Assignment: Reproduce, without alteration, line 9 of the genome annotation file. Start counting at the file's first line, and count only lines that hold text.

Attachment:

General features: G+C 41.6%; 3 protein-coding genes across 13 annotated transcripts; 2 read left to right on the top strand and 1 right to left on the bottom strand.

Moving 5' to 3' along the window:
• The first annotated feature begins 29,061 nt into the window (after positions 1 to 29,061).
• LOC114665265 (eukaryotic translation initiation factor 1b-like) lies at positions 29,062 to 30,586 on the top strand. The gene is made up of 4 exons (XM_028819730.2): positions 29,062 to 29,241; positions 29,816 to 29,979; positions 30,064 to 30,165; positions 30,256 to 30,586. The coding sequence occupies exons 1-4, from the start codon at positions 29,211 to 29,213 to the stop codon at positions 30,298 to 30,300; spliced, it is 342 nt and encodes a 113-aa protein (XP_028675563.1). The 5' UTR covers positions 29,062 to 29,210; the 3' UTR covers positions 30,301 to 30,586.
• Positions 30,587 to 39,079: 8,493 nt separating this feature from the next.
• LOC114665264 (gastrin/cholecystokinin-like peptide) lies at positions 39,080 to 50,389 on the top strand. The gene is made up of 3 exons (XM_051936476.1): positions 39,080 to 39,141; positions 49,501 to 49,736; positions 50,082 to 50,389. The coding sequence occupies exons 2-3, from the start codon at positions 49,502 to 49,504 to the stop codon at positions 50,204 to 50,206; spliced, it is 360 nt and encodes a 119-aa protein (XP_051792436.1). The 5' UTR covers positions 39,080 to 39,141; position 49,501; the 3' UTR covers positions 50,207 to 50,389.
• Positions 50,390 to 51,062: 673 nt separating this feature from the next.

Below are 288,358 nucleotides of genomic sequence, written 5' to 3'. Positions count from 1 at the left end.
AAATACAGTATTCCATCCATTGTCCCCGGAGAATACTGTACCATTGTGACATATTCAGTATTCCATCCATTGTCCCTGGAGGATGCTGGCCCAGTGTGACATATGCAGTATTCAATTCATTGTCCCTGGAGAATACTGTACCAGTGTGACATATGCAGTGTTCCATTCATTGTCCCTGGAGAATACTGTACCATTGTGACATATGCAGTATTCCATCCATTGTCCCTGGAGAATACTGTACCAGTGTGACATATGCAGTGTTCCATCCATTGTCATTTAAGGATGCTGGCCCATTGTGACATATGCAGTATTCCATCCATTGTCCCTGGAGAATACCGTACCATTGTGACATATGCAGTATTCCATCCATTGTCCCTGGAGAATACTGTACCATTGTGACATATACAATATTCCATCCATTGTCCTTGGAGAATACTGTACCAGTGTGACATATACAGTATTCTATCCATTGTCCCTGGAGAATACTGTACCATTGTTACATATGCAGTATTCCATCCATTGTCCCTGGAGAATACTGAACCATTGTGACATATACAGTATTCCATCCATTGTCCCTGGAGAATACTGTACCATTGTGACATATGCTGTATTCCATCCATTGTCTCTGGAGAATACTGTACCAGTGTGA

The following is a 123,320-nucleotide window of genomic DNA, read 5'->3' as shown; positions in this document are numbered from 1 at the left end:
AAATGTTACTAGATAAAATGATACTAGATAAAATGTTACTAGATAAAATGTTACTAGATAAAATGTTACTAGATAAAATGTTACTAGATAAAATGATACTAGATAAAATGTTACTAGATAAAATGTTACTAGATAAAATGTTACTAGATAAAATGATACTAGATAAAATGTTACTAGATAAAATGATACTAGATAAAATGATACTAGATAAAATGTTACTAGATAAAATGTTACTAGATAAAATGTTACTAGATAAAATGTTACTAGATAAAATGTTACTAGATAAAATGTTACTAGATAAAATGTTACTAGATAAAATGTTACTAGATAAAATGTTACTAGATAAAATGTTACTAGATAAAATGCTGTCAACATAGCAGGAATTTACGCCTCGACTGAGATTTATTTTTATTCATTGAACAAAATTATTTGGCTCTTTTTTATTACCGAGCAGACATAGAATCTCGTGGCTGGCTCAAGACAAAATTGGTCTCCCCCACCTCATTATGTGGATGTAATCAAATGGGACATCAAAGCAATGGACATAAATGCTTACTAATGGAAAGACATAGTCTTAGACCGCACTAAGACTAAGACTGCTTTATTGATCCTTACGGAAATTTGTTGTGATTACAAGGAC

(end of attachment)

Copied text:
AAATACAGTATTCCATCCATTGTCCCCGGAGAATACTGTACCATTGTGACATATTCAGTATTCCATCCATTGTCCCTGGAGGATGCTGGCCCAGTGTGACATATGCAGTATTCAATTCATTGTCCCTGGAGAATACTGTACCAGTGTGACATATGCAGTGTTCCATTCATTGTCCCTGGAGAATACTGTACCATTGTGACATATGCAGTATTCCATCCATTGTCCCTGGAGAATACTGTACCAGTGTGACATATGCAGTGTTCCATCCATTGTCATTTAAGGATGCTGGCCCATTGTGACATATGCAGTATTCCATCCATTGTCCCTGGAGAATACCGTACCATTGTGACATATGCAGTATTCCATCCATTGTCCCTGGAGAATACTGTACCATTGTGACATATACAATATTCCATCCATTGTCCTTGGAGAATACTGTACCAGTGTGACATATACAGTATTCTATCCATTGTCCCTGGAGAATACTGTACCATTGTTACATATGCAGTATTCCATCCATTGTCCCTGGAGAATACTGAACCATTGTGACATATACAGTATTCCATCCATTGTCCCTGGAGAATACTGTACCATTGTGACATATGCTGTATTCCATCCATTGTCTCTGGAGAATACTGTACCAGTGTGA